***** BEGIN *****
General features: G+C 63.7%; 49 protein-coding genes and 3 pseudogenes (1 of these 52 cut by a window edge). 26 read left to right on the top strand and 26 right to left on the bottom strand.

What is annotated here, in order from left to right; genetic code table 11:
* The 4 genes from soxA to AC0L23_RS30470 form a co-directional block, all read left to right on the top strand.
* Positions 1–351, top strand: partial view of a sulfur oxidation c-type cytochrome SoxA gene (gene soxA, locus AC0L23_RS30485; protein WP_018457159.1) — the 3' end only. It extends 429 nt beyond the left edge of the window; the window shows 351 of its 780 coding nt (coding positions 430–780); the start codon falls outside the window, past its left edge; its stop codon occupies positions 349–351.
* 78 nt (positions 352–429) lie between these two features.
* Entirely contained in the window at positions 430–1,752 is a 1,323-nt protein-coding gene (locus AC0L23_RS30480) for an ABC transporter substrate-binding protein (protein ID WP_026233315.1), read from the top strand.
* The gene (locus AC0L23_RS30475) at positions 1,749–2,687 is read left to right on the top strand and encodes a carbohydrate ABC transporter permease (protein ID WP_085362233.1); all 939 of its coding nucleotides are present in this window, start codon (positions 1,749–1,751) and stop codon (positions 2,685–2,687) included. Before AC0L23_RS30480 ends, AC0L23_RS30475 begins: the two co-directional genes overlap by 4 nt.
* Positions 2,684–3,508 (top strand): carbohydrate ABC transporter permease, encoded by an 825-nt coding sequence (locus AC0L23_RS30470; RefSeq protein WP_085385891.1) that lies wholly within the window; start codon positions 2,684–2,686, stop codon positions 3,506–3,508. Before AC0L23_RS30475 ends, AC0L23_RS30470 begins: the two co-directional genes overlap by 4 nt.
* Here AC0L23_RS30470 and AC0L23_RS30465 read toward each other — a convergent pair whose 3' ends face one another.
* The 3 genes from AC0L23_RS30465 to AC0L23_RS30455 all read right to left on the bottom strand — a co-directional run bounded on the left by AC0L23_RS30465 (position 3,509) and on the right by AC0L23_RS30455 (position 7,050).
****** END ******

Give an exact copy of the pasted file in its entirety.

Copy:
General features: G+C 63.7%; 49 protein-coding genes and 3 pseudogenes (1 of these 52 cut by a window edge). 26 read left to right on the top strand and 26 right to left on the bottom strand.

What is annotated here, in order from left to right; genetic code table 11:
* The 4 genes from soxA to AC0L23_RS30470 form a co-directional block, all read left to right on the top strand.
* Positions 1–351, top strand: partial view of a sulfur oxidation c-type cytochrome SoxA gene (gene soxA, locus AC0L23_RS30485; protein WP_018457159.1) — the 3' end only. It extends 429 nt beyond the left edge of the window; the window shows 351 of its 780 coding nt (coding positions 430–780); the start codon falls outside the window, past its left edge; its stop codon occupies positions 349–351.
* 78 nt (positions 352–429) lie between these two features.
* Entirely contained in the window at positions 430–1,752 is a 1,323-nt protein-coding gene (locus AC0L23_RS30480) for an ABC transporter substrate-binding protein (protein ID WP_026233315.1), read from the top strand.
* The gene (locus AC0L23_RS30475) at positions 1,749–2,687 is read left to right on the top strand and encodes a carbohydrate ABC transporter permease (protein ID WP_085362233.1); all 939 of its coding nucleotides are present in this window, start codon (positions 1,749–1,751) and stop codon (positions 2,685–2,687) included. Before AC0L23_RS30480 ends, AC0L23_RS30475 begins: the two co-directional genes overlap by 4 nt.
* Positions 2,684–3,508 (top strand): carbohydrate ABC transporter permease, encoded by an 825-nt coding sequence (locus AC0L23_RS30470; RefSeq protein WP_085385891.1) that lies wholly within the window; start codon positions 2,684–2,686, stop codon positions 3,506–3,508. Before AC0L23_RS30475 ends, AC0L23_RS30470 begins: the two co-directional genes overlap by 4 nt.
* Here AC0L23_RS30470 and AC0L23_RS30465 read toward each other — a convergent pair whose 3' ends face one another.
* The 3 genes from AC0L23_RS30465 to AC0L23_RS30455 all read right to left on the bottom strand — a co-directional run bounded on the left by AC0L23_RS30465 (position 3,509) and on the right by AC0L23_RS30455 (position 7,050).